Fifth, for realists, the nuclear deal with Iran shows what the United States can accomplish when it engages in tough-minded but flexible diplomacy. But Washington might have gotten an even better deal had Bush or Obama listened to the realists and conducted serious diplomacy back when Iran’s nuclear infrastructure was much smaller. Realists repeatedly warned that Iran would never agree to give up its entire enrichment capacity and that threatening Tehran with military force would only increase its desire for a latent weapons capability. Had the United States shown more flexibility earlier — as realists advised — it might have halted Iran’s nuclear development at a much lower level. More adroit U.S. diplomacy might even have forestalled the election of Mahmoud Ahmadinejad in 2005 and moved the two countries toward a more constructive relationship. Perhaps not, but the United States could hardly have done worse.
Sixth, realists of various stripes have been critical of America’s “special relationship” with Israel and warned that it was harmful to both countries. Contrary to the smears directed at them by some of Israel’s more ardent defenders, this position did not stem from any intrinsic hostility to Israel’s existence or to the idea that the United States and Israel should cooperate when their interests align. Rather, it stemmed from the belief that unconditional U.S. support for Israel was undermining America’s image in the world, making the terrorism problem worse, and allowing Tel Aviv to continue its self-destructive effort to create a “greater Israel” at the expense of the Palestinians. Realists also argued that achieving a two-state solution between Israel and the Palestinians required that the United States pressure both sides instead of acting as “Israel’s lawyer.” At this point, can anyone seriously question the accuracy of this view, given the repeated failures of alternative approaches?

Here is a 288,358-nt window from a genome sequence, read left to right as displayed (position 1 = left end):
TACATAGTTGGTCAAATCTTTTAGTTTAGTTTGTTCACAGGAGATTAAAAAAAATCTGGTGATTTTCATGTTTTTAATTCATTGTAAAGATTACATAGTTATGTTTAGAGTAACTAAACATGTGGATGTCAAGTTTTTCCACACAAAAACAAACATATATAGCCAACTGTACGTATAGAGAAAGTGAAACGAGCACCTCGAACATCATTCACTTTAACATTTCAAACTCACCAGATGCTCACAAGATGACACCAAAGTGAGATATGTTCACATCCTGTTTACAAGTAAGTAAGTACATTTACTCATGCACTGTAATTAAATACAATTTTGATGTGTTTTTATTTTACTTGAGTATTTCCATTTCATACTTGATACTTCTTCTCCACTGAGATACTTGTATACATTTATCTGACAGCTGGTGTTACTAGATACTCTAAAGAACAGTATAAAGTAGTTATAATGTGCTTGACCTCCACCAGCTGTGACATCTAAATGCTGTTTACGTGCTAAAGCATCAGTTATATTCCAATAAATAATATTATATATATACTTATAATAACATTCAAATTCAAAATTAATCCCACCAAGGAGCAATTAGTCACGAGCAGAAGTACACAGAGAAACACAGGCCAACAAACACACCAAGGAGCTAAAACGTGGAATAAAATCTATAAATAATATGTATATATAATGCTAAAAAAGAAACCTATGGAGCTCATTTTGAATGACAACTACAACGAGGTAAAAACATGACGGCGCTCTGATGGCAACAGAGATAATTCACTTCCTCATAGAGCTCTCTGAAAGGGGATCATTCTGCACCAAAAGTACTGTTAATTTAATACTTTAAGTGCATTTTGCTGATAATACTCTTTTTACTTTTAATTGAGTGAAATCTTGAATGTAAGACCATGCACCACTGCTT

Finally, had Obama listened to his more realistic advisors (e.g., Robert Gates), he would not have helped topple Muammar al-Qaddafi in Libya, creating yet another failed state in the process. Qaddafi was a despicable ruler, to be sure, but advocates of humanitarian intervention both exaggerated the risk of “genocide” and underestimated the disorder and violence that would follow the collapse of Qaddafi’s thugocracy.
A realist would also have warned Obama not to say “Assad must go” or to draw a “red line” about the use of chemical weapons. Not because Bashar al-Assad should be defended or because chemical weapons are legitimate instruments of war, but because U.S. vital interests were not involved and it was clear from the beginning that Assad and his associates had little choice but to try to cling to power by any means necessary. For realists, the overriding task was to end the civil war quickly and with as little loss of life as possible, even if that required doing business with a brutal tyrant. Had Obama listened to realists a few years ago, the Syrian civil war might — repeat, might — have been shut down before so many lives were lost and the country was irretrievably broken.